Insight, news and updates from the OLIM team

The world’s greatest investors: Angela Lascelles


By: Dr Matthew Partridge – as seen in MoneyWeek Magazine. 



Angela Lascelles’ stockbroker father told her that she could never do what he did, as she was female. She decided to go into investment management anyway. After graduating in philosophy from Kings College London, she began as a graduate trainee at stockbroker Phillips & Drew. After four years, she moved to the buy side, managing pension funds and investment trusts. In 1986, she set up OLIM Investment Managers with Matthew Oakeshott, and ran the Value and Income Trust. She also runs SVS Albion OLIM UK Equity Income (since 2002) and S&W Charity Value and Income (since 2009).

What is her strategy?

Lascelles and her co-managers focus on value and income. She “aims to find high-quality companies when they are rated as income stocks and stick with them”. The best opportunities arise when firms are “mid- or small-sized companies – at £100m market cap or above”. She then “gets to know the managements and see the companies regularly”. Once she’s made her decision to buy, she tends to hang on as the market’s perception changes, and the companies start to be seen as growth stocks and attract higher growth ratings. Over the last 28 years, the Value and Income Trust has returned 1,117%, compared with 583.9% for the FTSE – an annual return of 9.3% compared with 7.1% for the index. Her other two funds have also outperformed.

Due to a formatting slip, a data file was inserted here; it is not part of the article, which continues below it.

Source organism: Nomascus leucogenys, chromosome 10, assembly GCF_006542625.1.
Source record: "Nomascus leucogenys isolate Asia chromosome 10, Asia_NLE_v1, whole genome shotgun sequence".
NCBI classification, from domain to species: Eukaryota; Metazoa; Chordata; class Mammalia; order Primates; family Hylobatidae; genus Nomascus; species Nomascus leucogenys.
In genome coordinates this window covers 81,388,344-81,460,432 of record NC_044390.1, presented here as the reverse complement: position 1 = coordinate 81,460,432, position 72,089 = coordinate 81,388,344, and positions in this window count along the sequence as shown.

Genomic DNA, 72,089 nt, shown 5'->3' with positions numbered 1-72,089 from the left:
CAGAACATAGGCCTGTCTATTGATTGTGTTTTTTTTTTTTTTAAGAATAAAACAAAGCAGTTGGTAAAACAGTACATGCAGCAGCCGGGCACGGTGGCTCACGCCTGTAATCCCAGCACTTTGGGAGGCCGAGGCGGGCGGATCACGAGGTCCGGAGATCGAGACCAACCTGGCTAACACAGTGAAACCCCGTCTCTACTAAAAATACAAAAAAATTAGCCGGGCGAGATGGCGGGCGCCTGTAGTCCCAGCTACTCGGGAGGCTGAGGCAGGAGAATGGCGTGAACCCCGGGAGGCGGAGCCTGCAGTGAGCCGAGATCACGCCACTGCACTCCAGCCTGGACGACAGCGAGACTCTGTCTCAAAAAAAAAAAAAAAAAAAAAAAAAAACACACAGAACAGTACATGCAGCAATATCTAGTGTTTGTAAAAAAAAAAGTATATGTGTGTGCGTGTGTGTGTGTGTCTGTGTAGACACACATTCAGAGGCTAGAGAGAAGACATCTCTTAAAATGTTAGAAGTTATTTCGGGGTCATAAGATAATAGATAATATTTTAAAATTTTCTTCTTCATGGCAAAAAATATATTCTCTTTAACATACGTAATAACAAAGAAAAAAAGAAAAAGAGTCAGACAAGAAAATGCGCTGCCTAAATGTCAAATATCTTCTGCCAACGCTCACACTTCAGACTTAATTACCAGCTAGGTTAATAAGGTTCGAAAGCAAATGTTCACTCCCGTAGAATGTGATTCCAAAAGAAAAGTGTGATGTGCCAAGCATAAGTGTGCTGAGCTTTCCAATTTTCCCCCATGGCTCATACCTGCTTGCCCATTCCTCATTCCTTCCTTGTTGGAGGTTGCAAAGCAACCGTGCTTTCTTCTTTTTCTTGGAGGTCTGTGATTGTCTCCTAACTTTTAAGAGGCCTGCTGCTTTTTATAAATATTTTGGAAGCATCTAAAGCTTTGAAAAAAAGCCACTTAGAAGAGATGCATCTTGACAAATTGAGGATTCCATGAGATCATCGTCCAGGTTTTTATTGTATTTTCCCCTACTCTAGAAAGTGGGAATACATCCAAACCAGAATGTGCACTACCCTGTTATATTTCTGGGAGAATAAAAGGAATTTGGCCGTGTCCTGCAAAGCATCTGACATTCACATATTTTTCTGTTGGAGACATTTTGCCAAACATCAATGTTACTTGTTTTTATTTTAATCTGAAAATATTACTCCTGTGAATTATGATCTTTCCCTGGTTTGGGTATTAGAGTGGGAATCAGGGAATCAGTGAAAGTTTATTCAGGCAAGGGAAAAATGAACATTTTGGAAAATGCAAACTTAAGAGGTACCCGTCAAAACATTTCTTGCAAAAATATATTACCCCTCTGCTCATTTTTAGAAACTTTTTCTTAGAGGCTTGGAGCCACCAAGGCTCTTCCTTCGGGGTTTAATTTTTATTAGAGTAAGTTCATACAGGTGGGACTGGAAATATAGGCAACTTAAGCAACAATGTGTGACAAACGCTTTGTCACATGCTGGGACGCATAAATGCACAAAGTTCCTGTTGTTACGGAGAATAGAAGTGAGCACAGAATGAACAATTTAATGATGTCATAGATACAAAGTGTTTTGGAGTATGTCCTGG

What were her best trades?

In the late 1980s Lascelles bought engineers Rotork and Vosper Thorneycroft. These sorts of companies were viewed as “a lost cause”. But “the doubters were wrong”. Rotork has returned 11,680% since the start of 1989, compared with 783.5% for the FTSE, and Lascelles still owns a (reduced) stake in the stock. Similarly, Vosper did very well before being taking over by Babcock for £1.2bn in 2010.

What can investors learn?

Don’t blindly follow market sentiment. The best strategy is to be “buy into high quality income streams when everybody is panicking”. Two recent examples where panic created buying opportunities for calm investors came in the immediate aftermath of Brexit, and when Donald Trump was elected. It’s also always a good idea to take advantage of a stockmarket bubble by “selling when hype is at its height”.


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